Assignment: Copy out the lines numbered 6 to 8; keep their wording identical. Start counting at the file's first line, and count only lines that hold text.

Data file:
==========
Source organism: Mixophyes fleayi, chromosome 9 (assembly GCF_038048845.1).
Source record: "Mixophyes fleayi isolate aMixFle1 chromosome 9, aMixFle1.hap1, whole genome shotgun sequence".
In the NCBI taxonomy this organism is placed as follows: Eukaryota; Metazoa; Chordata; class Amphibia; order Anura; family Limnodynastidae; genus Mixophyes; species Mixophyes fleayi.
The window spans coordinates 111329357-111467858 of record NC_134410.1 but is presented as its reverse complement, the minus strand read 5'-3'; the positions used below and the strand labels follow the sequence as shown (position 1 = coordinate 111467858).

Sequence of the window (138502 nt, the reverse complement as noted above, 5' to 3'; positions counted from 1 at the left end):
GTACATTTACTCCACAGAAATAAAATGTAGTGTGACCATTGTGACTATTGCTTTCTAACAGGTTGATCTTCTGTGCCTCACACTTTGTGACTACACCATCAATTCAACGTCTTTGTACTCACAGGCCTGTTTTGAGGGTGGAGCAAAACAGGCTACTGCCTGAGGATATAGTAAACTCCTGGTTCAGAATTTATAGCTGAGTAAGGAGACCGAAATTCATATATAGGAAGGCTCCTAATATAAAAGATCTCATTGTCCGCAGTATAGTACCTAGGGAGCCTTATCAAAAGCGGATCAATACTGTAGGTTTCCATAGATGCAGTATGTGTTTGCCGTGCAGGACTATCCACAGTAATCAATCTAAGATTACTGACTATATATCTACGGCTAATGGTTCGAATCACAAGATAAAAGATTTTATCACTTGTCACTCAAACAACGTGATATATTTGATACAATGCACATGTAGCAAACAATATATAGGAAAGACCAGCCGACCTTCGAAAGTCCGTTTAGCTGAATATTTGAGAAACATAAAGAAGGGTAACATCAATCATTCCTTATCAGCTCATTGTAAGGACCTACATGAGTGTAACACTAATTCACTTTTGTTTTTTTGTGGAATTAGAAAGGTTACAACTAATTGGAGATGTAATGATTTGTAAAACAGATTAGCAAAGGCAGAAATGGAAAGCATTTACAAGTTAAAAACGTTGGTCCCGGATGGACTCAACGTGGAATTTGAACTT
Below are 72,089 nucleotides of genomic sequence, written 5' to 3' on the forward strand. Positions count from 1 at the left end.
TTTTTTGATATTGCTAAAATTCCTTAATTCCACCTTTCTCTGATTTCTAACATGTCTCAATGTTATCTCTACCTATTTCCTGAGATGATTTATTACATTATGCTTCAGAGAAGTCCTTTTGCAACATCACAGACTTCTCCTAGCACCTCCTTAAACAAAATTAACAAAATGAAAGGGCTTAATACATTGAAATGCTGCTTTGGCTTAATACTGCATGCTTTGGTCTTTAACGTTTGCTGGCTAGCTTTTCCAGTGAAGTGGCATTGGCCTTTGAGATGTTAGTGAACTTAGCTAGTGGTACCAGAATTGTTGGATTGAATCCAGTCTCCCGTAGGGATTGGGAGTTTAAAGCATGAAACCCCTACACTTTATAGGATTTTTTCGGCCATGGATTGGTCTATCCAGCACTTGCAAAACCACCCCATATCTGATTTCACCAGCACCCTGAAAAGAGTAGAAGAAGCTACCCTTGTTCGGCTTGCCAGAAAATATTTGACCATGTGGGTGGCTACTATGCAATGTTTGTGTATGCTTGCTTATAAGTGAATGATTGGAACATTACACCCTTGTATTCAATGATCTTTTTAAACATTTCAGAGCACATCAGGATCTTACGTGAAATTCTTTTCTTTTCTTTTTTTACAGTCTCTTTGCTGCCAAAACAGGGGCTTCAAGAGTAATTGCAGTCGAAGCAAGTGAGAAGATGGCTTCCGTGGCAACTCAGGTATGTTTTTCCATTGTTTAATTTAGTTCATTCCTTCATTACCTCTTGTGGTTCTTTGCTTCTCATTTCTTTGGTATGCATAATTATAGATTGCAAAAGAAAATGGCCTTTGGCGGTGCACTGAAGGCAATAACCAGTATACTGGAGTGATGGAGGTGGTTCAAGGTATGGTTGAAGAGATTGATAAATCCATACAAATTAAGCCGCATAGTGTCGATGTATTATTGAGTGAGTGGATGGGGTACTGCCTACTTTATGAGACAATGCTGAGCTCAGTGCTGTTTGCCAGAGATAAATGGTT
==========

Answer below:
GTACATTTACTCCACAGAAATAAAATGTAGTGTGACCATTGTGACTATTGCTTTCTAACAGGTTGATCTTCTGTGCCTCACACTTTGTGACTACACCATCAATTCAACGTCTTTGTACTCACAGGCCTGTTTTGAGGGTGGAGCAAAACAGGCTACTGCCTGAGGATATAGTAAACTCCTGGTTCAGAATTTATAGCTGAGTAAGGAGACCGAAATTCATATATAGGAAGGCTCCTAATATAAAAGATCTCATTGTCCGCAGTATAGTACCTAGGGAGCCTTATCAAAAGCGGATCAATACTGTAGGTTTCCATAGATGCAGTATGTGTTTGCCGTGCAGGACTATCCACAGTAATCAATCTAAGATTACTGACTATATATCTACGGCTAATGGTTCGAATCACAAGATAAAAGATTTTATCACTTGTCACTCAAACAACGTGATATATTTGATACAATGCACATGTAGCAAACAATATATAGGAAAGACCAGCCGACCTTCGAAAGTCCGTTTAGCTGAATATTTGAGAAACATAAAGAAGGGTAACATCAATCATTCCTTATCAGCTCATTGTAAGGACCTACATGAGTGTAACACTAATTCACTTTTGTTTTTTTGTGGAATTAGAAAGGTTACAACTAATTGGAGATGTAATGATTTGTAAAACAGATTAGCAAAGGCAGAAATGGAAAGCATTTACAAGTTAAAAACGTTGGTCCCGGATGGACTCAACGTGGAATTTGAACTT
Below are 72,089 nucleotides of genomic sequence, written 5' to 3' on the forward strand. Positions count from 1 at the left end.
TTTTTTGATATTGCTAAAATTCCTTAATTCCACCTTTCTCTGATTTCTAACATGTCTCAATGTTATCTCTACCTATTTCCTGAGATGATTTATTACATTATGCTTCAGAGAAGTCCTTTTGCAACATCACAGACTTCTCCTAGCACCTCCTTAAACAAAATTAACAAAATGAAAGGGCTTAATACATTGAAATGCTGCTTTGGCTTAATACTGCATGCTTTGGTCTTTAACGTTTGCTGGCTAGCTTTTCCAGTGAAGTGGCATTGGCCTTTGAGATGTTAGTGAACTTAGCTAGTGGTACCAGAATTGTTGGATTGAATCCAGTCTCCCGTAGGGATTGGGAGTTTAAAGCATGAAACCCCTACACTTTATAGGATTTTTTCGGCCATGGATTGGTCTATCCAGCACTTGCAAAACCACCCCATATCTGATTTCACCAGCACCCTGAAAAGAGTAGAAGAAGCTACCCTTGTTCGGCTTGCCAGAAAATATTTGACCATGTGGGTGGCTACTATGCAATGTTTGTGTATGCTTGCTTATAAGTGAATGATTGGAACATTACACCCTTGTATTCAATGATCTTTTTAAACATTTCAGAGCACATCAGGATCTTACGTGAAATTCTTTTCTTTTCTTTTTTTACAGTCTCTTTGCTGCCAAAACAGGGGCTTCAAGAGTAATTGCAGTCGAAGCAAGTGAGAAGATGGCTTCCGTGGCAACTCAGGTATGTTTTTCCATTGTTTAATTTAGTTCATTCCTTCATTACCTCTTGTGGTTCTTTGCTTCTCATTTCTTTGGTATGCATAATTATAGATTGCAAAAGAAAATGGCCTTTGGCGGTGCACTGAAGGCAATAACCAGTATACTGGAGTGATGGAGGTGGTTCAAGGTATGGTTGAAGAGATTGATAAATCCATACAAATTAAGCCGCATAGTGTCGATGTATTATTGAGTGAGTGGATGGGGTACTGCCTACTTTATGAGACAATGCTGAGCTCAGTGCTGTTTGCCAGAGATAAATGGTT